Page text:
As an entrepreneur starting or growing a company, you have a million things to do. Every day. How do you decide what to focus on?
There are two things to consider here. First is deciding what’s important; second is understanding what you are good at.
Many of the important things are fairly obvious: performing a thorough analysis of the market and competition; preparing your product or service to go to market (R&D, testing, product management, etc.); establishing a means of getting it to market (distribution, sales, marketing, beta customer relationships, etc.); recruiting the right team; hiring the right attorneys and accountants; finding capital to make it all happen; developing a sustainable competitive advantage; preparing a business plan; and so forth. These are just a few of the many absolute musts for almost any kind of business.
And many entrepreneurs fall into the trap of obsessing over relatively unimportant things: spending days on end shopping for office furniture (just get something functional for now and trade up once you’ve grown successful); designing an elaborate brochure for a product that doesn’t even exist yet (the product will inevitably change, so why waste money on brochures that will have to be replaced); setting up a heavy-duty file and e-mail server when the company only has three people; etc. These are all premature if you’re an early stage company; when you’ve started achieving some level of success, you’ll hire expert people to take care of these details for you.
Other things are less obvious and fall in a grey zone, requiring some serious introspection and analysis: how much time should you spend on things like designing your logo, business cards, and letterhead; figuring out who to recruit to your board of directors; developing an employee benefits program; etc. Depending on your situation, some of these things may be more or less important than you think they are.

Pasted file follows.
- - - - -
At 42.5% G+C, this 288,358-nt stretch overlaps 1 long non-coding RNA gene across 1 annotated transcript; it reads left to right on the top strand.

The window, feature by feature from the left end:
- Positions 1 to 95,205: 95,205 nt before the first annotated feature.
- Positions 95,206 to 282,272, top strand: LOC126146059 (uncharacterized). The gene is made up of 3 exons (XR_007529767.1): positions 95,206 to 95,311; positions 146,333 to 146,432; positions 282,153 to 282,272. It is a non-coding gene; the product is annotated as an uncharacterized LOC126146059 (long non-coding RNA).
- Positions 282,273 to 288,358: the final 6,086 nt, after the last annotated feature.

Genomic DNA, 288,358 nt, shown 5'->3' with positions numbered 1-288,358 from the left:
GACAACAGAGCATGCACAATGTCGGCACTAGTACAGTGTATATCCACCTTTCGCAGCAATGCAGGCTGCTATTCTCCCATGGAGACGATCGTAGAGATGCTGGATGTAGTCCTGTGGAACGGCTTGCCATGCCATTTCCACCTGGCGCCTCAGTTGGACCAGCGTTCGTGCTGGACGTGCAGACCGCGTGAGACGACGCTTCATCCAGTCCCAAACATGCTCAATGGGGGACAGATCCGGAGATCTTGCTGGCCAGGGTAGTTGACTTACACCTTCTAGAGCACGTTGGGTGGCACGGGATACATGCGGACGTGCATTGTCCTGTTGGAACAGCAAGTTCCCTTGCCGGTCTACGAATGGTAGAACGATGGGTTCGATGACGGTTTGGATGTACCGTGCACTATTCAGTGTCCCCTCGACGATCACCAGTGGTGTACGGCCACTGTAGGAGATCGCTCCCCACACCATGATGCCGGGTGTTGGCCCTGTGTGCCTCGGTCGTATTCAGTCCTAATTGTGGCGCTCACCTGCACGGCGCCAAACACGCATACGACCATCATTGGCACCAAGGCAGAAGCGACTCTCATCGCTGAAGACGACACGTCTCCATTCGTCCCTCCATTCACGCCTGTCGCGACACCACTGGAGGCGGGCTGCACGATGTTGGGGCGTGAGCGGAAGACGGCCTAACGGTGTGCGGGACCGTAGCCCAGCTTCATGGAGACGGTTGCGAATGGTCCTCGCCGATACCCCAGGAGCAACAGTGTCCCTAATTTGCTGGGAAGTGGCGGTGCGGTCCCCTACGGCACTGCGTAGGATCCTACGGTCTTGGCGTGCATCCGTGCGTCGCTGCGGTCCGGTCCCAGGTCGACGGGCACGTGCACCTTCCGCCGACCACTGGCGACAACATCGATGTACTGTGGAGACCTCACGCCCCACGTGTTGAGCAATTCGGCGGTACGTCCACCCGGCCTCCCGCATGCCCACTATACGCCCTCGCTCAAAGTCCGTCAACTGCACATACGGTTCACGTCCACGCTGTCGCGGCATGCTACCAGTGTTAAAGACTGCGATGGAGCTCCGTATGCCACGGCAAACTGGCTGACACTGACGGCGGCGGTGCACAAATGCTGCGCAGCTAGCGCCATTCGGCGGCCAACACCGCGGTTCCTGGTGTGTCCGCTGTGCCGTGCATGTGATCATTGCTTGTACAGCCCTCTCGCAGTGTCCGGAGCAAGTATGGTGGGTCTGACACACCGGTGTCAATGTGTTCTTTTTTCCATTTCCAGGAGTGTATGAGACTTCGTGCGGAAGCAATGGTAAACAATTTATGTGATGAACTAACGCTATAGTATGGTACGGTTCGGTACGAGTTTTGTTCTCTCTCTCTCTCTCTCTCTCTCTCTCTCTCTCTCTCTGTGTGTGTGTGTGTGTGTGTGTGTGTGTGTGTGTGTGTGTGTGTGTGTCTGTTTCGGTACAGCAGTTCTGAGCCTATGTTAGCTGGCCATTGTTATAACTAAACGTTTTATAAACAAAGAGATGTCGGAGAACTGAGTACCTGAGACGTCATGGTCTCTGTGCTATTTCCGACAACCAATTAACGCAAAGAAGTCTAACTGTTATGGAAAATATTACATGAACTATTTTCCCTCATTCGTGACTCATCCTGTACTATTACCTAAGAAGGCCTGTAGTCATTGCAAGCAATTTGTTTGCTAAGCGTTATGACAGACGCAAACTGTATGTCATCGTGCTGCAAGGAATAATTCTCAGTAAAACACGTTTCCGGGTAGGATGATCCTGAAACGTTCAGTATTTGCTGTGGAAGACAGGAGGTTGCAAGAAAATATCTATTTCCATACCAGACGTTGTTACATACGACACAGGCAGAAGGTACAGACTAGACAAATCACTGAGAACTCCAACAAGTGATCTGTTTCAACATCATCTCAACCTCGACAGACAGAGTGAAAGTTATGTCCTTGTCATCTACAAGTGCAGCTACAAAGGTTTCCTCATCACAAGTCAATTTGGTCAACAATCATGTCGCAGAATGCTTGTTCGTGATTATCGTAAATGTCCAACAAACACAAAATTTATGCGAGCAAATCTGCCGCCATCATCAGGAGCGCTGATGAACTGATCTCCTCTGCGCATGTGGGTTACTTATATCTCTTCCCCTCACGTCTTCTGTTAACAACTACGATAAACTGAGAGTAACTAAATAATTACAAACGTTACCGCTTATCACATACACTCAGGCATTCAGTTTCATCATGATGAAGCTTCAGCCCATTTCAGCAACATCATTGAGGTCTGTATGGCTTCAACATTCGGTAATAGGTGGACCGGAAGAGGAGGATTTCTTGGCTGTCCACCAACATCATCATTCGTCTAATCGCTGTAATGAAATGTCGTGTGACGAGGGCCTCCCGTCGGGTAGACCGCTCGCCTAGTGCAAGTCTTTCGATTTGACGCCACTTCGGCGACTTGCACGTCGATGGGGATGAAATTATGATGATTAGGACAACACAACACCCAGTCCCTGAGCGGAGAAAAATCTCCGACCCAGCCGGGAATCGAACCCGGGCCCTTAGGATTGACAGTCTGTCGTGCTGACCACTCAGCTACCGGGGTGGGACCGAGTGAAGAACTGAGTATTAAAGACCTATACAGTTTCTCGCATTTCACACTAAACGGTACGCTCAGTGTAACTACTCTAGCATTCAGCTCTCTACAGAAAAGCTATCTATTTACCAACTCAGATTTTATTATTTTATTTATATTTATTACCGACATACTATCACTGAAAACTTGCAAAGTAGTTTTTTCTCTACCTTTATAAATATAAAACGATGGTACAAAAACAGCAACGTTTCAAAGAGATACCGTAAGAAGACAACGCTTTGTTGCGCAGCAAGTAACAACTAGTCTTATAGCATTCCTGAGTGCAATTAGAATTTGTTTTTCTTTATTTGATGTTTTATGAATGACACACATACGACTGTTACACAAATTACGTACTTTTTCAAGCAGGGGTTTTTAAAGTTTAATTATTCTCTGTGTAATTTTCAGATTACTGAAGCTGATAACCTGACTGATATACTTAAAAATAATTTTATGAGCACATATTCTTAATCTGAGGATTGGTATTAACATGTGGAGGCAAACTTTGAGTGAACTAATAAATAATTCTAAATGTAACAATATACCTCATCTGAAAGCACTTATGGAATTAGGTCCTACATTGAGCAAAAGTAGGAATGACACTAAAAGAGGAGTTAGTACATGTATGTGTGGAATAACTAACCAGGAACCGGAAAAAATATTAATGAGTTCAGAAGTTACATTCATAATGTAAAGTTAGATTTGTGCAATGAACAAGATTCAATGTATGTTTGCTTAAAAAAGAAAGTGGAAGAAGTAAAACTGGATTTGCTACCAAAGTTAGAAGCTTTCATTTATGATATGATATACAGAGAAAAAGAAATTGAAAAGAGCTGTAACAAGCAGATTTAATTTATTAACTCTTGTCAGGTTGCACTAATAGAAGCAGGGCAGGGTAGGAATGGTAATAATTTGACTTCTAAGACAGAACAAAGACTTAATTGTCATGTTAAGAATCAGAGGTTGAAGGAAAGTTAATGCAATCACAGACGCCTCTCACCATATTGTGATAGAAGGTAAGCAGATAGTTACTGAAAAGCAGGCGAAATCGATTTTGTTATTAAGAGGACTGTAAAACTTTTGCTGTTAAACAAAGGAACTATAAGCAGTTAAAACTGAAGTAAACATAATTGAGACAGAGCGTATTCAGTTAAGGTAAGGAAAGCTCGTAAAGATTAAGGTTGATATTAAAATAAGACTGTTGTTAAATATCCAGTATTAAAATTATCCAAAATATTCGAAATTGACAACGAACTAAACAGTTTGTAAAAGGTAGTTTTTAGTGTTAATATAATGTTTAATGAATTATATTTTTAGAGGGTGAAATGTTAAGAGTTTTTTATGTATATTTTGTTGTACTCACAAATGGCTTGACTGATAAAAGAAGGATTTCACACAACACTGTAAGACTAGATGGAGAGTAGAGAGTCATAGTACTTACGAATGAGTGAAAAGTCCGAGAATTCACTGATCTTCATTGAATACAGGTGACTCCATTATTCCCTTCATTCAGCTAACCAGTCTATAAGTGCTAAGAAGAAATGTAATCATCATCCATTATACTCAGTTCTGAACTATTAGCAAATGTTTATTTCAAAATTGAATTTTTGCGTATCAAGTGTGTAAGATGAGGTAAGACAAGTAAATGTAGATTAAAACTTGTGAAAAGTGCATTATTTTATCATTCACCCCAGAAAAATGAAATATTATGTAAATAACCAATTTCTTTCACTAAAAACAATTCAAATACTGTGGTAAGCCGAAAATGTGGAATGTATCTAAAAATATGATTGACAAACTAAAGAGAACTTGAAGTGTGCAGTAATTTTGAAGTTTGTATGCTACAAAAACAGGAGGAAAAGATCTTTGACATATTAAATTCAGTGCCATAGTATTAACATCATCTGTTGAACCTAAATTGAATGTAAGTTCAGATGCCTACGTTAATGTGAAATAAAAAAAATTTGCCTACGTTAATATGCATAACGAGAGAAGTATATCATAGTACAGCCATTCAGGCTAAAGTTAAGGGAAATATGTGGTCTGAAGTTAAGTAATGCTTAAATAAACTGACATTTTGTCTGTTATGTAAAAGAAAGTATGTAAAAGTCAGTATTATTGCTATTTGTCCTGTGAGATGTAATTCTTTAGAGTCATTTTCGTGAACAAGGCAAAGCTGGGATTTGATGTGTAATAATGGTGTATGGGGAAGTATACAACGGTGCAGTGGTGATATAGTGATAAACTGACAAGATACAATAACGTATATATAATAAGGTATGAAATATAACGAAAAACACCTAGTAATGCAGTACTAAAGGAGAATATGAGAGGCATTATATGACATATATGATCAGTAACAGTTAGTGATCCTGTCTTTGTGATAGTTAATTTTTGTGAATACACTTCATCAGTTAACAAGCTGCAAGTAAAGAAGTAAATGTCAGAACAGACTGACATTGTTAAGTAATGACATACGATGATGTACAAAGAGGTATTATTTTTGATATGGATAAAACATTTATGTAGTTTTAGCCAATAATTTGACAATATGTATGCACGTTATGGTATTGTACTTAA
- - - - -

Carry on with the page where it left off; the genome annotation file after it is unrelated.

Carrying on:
So, the first step in setting priorities is to distinguish between “must haves,” “nice to haves,” and “things that suck up time without improving my chances of success.”
The second consideration lies in understanding what you are good at. Why? Because there are simply too many things that MUST be done for you to be able to do everything yourself. Since you can’t do everything yourself, you need to focus on executing what you’re good at, while hiring somebody else (employees, attorneys, accountants, consultants, etc.) to take care of the rest. Anybody can write a bulletproof contract, but why spend dozens or hundreds of hours doing something that a good lawyer could do in a few hours? It’s simply not a good use of your time, unless you have a law degree or have a day job that involves reviewing contracts all day long.
It all boils down to opportunity costs – the benefit you could achieve if you spent your time working on something that creates more value. For example, if you’re an inventor with minimal exposure to accounting and finance, you incur a huge opportunity cost if you try to develop a financial forecast because you can create more value in further refining your product. You’re better off hiring somebody else to do this for you. For most entrepreneurs, the same can be said of the process of developing a business plan – especially if you plan to use it to raise capital. Unless you fully understand the investor’s mindset, you may be better off finding somebody to help with this process (although having said that, the process of writing a draft plan is an extremely valuable learning experience, if you have the time).
Setting priorities can be extremely difficult. If you have a quantitative mind, you may be able to assign a dollar value to the benefit of achieving a particular task, and a dollar value to your time. Assuming that you accurately quantify the benefits (which is often close to impossible), you can do a cost-benefit analysis to decide how to set your priorities and decide on which tasks to do yourself and which to assign to others. If you have more of a qualitative mind, then you can use a rule of thumb: nine times out of ten, it’s probably better to hire an expert than to try to do it yourself (care to perform a root canal on yourself?).
To summarize: figure out what’s really important; avoid wasting time on low-value activities; focus your time on the things you’re really good at; and get help on the other important things.
|Author(s)||Akira Hirai (other articles by Akira Hirai)|
|Original Publication Date||April 20, 2005|
|Related categories||Leadership, Nuts & Bolts|
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